To determine the best treatment method, doctors will do a careful evaluation to determine the cause of your dizziness and vertigo. Treatments may include:
- Medication (to reduce nausea and motion sickness).
- Antibiotics (to treat an ear infection).
- Anti-anxiety drugs.
- A special method in which the head and body are carefully moved in a certain position in order to reposition displaced calcium crystals in the inner ear (for benign paroxysmal positional vertigo).
- Vestibular rehabilitation therapy (exercises that help reduce dizziness symptoms and control your sense of balance).
Sometimes a tumor, called an acoustic neuroma, grows in the inner ear. It affects the hearing and balance nerves, causing hearing loss, imbalance and ringing in the ear (tinnitus). It may also cause weakness or numbness in the facial nerves.
- Surgery to remove the tumor.
- Radiation therapy to reduce the size or limit the growth of the tumor.
Meniere’s disease is balance disorder caused by an abnormality in part of the inner ear called the labyrinth. If too much fluid builds up here, you may experience:
- A severe spinning sensation.
- Nausea and vomiting.
- Loss of hearing or muffled hearing.
- Loss of balance.
Meniere’s disease may be caused by:
- Abnormal immune response.
- Head injury.
- Migraine headaches.
- A viral infection.
Anyone call get Meniere’s disease, but it’s most common in people in their 40s and 50s. There is no cure. Treatments may include:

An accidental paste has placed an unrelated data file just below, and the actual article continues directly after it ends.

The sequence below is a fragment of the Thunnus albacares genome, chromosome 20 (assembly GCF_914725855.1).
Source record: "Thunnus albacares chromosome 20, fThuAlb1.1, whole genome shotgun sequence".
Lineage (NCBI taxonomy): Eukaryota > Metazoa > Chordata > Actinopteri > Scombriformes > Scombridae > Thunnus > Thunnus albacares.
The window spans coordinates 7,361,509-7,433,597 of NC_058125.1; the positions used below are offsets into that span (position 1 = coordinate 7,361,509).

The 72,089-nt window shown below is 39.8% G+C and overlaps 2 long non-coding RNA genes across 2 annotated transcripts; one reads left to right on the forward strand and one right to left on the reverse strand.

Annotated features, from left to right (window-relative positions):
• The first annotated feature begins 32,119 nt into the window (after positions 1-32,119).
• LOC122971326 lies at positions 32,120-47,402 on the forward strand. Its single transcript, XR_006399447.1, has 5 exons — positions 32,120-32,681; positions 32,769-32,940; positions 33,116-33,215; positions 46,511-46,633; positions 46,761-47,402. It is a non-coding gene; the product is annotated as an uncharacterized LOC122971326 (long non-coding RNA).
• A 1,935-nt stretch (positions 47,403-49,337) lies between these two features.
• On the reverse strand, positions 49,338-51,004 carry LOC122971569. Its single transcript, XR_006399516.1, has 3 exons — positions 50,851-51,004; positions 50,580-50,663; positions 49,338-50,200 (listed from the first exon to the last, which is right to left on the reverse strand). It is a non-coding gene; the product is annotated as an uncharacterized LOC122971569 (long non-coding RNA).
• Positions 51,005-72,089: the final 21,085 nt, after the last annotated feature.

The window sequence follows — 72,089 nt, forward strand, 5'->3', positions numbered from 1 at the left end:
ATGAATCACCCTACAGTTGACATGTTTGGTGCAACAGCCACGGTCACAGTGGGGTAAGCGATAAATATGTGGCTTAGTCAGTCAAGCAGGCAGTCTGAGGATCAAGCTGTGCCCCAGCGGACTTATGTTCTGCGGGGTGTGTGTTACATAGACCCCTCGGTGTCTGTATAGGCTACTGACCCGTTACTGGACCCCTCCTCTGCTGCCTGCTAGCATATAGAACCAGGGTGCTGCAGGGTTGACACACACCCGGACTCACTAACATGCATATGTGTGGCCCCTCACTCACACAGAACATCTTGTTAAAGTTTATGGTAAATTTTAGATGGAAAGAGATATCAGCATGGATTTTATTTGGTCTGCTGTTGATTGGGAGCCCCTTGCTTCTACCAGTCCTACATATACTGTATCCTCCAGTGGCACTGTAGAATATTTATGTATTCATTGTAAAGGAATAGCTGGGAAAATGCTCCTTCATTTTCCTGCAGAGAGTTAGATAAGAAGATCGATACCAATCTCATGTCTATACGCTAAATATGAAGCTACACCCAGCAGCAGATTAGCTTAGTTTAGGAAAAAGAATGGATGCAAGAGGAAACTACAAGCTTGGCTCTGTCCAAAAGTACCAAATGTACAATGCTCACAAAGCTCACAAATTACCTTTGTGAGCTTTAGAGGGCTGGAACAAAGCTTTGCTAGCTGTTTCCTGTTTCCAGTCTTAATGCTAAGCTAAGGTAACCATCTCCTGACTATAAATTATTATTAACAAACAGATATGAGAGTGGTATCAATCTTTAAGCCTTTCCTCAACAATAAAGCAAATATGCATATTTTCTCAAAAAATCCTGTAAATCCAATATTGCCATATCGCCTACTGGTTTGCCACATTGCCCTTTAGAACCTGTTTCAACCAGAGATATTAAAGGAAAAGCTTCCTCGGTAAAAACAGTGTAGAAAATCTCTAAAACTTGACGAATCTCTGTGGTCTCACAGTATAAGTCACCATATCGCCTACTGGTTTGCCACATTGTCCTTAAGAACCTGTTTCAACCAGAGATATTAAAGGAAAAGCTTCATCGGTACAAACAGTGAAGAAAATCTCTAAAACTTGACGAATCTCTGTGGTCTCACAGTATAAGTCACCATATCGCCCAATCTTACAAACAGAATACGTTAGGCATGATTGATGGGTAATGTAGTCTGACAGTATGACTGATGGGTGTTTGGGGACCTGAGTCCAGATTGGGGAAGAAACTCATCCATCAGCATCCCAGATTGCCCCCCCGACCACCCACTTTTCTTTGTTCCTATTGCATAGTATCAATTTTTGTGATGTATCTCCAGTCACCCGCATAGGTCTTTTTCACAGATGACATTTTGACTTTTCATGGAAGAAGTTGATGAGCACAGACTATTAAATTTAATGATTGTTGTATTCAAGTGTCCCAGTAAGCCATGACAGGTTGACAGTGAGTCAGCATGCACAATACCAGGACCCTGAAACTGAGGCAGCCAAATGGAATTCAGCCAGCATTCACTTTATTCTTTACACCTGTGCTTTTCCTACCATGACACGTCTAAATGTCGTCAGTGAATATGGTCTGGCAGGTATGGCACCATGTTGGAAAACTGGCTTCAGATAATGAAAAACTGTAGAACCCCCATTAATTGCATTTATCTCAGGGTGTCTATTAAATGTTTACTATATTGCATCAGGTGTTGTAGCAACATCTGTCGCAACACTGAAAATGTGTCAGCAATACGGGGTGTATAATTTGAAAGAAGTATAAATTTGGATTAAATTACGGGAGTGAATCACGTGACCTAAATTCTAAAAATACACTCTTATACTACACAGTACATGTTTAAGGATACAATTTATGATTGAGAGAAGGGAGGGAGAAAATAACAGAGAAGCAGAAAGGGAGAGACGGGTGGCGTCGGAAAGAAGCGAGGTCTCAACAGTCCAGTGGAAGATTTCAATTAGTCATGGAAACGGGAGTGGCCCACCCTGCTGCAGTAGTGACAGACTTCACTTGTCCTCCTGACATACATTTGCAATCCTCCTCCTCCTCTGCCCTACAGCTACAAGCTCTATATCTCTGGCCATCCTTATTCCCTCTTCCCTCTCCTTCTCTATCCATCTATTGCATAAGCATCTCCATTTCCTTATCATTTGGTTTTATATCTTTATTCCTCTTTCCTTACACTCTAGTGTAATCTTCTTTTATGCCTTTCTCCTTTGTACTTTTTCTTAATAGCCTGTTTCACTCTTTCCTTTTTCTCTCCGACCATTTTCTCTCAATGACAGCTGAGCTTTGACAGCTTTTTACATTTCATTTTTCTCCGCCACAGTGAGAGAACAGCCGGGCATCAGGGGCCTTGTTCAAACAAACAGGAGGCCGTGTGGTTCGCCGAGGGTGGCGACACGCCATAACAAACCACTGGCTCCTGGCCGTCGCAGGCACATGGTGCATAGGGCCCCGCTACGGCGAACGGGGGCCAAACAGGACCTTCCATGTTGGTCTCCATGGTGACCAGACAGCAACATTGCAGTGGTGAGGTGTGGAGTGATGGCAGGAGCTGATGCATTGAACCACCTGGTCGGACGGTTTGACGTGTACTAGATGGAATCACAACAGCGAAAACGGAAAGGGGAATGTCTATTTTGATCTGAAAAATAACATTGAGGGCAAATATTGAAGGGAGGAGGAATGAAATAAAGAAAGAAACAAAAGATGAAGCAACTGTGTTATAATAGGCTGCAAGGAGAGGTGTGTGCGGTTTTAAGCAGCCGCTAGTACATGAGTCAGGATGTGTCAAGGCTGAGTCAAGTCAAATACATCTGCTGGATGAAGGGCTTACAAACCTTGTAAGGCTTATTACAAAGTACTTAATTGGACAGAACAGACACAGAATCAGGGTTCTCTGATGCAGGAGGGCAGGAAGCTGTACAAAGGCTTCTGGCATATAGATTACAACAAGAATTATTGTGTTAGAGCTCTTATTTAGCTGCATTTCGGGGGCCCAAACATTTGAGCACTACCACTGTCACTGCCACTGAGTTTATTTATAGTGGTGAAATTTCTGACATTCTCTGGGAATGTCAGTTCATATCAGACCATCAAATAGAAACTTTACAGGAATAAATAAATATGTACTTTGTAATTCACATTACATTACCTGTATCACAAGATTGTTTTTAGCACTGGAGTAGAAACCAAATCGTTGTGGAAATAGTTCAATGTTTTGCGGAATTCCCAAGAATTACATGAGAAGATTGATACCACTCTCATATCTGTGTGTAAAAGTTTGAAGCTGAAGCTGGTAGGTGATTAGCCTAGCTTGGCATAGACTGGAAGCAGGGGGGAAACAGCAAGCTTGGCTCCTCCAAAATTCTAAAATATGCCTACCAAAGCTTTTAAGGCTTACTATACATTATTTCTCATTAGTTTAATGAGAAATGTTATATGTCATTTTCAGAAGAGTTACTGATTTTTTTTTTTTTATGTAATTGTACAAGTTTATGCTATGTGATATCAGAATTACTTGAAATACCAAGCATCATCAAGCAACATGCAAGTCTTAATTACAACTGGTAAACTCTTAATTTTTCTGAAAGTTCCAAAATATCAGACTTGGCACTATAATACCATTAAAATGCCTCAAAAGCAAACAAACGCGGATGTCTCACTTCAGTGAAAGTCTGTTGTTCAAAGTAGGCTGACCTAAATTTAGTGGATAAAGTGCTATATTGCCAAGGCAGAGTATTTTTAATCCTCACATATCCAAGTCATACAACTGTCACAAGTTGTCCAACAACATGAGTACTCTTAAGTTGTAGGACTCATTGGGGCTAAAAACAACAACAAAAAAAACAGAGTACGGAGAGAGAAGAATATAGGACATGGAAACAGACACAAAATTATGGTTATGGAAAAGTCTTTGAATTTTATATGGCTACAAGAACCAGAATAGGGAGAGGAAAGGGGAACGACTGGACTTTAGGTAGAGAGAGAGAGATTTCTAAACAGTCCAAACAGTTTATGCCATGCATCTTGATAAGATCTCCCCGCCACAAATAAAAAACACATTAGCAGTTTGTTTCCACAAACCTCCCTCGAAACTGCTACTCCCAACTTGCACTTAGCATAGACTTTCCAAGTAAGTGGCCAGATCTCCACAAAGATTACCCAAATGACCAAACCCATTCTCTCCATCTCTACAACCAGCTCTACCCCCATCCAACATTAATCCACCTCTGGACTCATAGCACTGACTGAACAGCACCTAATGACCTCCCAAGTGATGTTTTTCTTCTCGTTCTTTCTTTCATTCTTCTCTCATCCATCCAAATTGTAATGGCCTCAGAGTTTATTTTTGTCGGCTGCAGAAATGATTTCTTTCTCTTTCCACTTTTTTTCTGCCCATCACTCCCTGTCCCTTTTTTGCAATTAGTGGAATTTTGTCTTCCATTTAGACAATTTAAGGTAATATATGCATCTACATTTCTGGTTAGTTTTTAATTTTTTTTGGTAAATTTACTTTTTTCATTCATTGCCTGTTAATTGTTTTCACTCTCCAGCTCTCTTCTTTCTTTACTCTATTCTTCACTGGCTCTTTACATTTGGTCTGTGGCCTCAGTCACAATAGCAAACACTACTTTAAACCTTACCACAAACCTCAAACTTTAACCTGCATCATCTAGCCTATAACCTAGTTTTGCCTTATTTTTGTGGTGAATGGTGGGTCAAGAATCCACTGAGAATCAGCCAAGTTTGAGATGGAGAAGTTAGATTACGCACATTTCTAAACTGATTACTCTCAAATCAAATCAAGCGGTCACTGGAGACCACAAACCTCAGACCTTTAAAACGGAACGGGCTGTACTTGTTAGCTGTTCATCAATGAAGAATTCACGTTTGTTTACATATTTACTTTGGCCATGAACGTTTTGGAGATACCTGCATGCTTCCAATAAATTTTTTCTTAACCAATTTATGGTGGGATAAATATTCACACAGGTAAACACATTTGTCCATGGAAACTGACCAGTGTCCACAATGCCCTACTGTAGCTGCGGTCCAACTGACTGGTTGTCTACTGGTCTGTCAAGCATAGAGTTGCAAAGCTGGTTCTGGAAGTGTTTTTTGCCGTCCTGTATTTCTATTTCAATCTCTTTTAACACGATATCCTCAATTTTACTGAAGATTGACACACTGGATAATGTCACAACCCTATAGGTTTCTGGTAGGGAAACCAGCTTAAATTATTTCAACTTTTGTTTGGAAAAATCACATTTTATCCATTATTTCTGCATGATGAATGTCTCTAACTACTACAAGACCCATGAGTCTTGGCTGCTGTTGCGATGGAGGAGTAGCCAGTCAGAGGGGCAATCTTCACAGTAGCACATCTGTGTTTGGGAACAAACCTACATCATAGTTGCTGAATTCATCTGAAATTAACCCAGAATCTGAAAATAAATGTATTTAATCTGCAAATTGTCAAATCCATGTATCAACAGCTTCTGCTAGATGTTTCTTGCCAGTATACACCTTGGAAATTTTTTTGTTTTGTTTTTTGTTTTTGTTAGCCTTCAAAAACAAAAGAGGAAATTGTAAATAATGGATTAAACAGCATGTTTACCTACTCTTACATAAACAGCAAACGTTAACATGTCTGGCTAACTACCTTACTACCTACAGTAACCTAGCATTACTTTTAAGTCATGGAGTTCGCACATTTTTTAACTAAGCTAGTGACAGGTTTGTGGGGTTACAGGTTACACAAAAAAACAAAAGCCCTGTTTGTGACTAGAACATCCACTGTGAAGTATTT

- Medicine (to reduce fluid buildup, dizziness, or improve circulation in the inner ear).
- Surgery to treat balance issues.
- Diet changes (Eliminating caffeine, chocolate, alcohol and salt may reduce symptoms.).
How to Reduce Your Risk of Hearing Loss and Balance Disorders
To reduce your risk of hearing loss and balance disorders, consider taking these precautions:
Vaccinations. Make sure you and your children are up-to-date on your vaccinations. Viruses often cause ear infections, which may lead to hearing loss. Studies show that people who have been vaccinated get far fewer ear infections than those who have not.
Wash hands. Frequent handwashing can help prevent the spread of germs that lead to colds, flu and ear infections.
Protect your ears. To prevent hearing loss, wear ear protection when swimming, attending concerts and working with noisy devices, lawn mowers and power tools. If you listen to audio devices through earbuds or headphones, listen at a safe level.